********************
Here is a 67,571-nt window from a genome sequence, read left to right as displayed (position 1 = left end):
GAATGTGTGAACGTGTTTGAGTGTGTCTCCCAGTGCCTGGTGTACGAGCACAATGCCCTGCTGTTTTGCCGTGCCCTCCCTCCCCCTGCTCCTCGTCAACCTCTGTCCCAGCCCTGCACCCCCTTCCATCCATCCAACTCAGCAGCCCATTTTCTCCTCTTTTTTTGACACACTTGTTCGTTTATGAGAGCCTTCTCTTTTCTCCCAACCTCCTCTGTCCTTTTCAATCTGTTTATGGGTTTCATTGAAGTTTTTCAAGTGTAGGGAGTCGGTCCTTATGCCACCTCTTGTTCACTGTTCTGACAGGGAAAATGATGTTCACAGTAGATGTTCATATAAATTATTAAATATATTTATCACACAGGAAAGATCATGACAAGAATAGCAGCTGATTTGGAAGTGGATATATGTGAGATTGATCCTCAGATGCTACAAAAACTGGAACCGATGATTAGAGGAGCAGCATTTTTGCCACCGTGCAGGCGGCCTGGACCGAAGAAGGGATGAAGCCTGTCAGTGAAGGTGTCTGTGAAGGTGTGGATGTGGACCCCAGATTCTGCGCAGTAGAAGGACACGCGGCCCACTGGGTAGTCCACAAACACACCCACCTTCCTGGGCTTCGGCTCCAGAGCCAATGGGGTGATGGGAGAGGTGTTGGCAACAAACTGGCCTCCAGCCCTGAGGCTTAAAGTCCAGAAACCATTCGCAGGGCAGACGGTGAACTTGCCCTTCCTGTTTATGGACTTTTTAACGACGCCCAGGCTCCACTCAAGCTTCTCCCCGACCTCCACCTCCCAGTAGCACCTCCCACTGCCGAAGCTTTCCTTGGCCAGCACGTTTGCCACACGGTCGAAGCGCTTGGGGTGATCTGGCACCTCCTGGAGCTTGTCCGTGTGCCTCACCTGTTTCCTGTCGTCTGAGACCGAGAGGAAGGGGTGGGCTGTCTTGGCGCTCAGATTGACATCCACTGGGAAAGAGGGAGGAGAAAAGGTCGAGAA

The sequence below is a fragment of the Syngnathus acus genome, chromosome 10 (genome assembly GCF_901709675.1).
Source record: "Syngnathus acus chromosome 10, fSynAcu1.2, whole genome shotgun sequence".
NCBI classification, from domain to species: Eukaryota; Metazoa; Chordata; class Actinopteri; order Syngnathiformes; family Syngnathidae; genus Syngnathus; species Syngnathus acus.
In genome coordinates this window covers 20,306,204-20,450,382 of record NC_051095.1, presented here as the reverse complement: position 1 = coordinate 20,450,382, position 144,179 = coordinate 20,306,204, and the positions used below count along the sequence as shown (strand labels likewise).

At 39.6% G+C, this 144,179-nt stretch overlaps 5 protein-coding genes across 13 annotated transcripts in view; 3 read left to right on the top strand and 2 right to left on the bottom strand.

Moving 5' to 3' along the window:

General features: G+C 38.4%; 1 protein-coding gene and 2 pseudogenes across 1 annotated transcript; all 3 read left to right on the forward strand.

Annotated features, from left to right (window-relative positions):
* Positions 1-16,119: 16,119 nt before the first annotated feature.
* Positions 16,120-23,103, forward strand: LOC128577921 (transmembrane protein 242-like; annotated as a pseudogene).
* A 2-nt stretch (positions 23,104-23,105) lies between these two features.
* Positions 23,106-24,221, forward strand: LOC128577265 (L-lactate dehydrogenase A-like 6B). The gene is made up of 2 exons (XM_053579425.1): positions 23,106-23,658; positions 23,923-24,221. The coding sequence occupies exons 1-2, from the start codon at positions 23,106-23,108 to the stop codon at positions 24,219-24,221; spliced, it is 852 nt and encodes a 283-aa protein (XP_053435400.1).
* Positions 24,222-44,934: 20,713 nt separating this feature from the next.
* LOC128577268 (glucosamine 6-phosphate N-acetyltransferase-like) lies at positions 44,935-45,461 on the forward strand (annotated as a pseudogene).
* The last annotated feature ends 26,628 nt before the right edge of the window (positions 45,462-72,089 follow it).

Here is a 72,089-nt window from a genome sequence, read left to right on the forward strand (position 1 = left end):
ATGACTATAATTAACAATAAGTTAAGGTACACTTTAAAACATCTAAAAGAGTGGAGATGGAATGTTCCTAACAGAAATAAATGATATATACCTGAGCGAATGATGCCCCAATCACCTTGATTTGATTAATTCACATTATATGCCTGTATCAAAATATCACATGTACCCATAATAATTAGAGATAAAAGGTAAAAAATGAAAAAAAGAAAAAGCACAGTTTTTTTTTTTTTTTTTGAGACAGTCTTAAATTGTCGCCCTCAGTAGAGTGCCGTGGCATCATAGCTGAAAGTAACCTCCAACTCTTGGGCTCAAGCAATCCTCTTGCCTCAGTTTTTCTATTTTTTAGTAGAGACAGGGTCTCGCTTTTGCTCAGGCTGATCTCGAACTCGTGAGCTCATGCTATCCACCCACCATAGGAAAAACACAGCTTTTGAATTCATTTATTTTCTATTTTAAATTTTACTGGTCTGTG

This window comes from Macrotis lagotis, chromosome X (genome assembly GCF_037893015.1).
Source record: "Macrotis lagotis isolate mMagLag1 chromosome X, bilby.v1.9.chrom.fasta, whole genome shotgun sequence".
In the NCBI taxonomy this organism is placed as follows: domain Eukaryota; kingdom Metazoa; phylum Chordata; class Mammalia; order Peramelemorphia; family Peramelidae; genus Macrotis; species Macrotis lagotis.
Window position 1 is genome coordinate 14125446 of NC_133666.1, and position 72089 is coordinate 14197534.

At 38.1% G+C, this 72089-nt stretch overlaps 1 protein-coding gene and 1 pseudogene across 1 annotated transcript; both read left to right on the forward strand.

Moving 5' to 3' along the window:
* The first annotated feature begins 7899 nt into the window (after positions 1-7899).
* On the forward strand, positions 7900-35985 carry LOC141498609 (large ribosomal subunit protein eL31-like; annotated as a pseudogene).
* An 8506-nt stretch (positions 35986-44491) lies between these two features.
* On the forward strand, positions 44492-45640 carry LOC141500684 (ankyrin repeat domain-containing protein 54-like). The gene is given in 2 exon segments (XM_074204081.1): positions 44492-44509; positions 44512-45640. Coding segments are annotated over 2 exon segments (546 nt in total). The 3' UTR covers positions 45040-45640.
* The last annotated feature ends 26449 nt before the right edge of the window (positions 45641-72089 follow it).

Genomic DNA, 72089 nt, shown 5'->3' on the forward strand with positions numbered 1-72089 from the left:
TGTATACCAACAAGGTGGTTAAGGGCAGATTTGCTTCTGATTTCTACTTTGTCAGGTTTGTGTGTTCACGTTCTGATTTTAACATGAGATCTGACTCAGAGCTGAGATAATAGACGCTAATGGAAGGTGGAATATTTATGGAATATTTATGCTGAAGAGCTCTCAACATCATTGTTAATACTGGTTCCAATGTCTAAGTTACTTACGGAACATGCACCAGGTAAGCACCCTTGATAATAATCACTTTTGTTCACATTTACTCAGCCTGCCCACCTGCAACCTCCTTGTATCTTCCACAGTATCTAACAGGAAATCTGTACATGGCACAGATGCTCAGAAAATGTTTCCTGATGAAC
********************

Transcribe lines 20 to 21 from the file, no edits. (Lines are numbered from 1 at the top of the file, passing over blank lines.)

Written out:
This window comes from Macrotis lagotis, chromosome X (genome assembly GCF_037893015.1).
Source record: "Macrotis lagotis isolate mMagLag1 chromosome X, bilby.v1.9.chrom.fasta, whole genome shotgun sequence".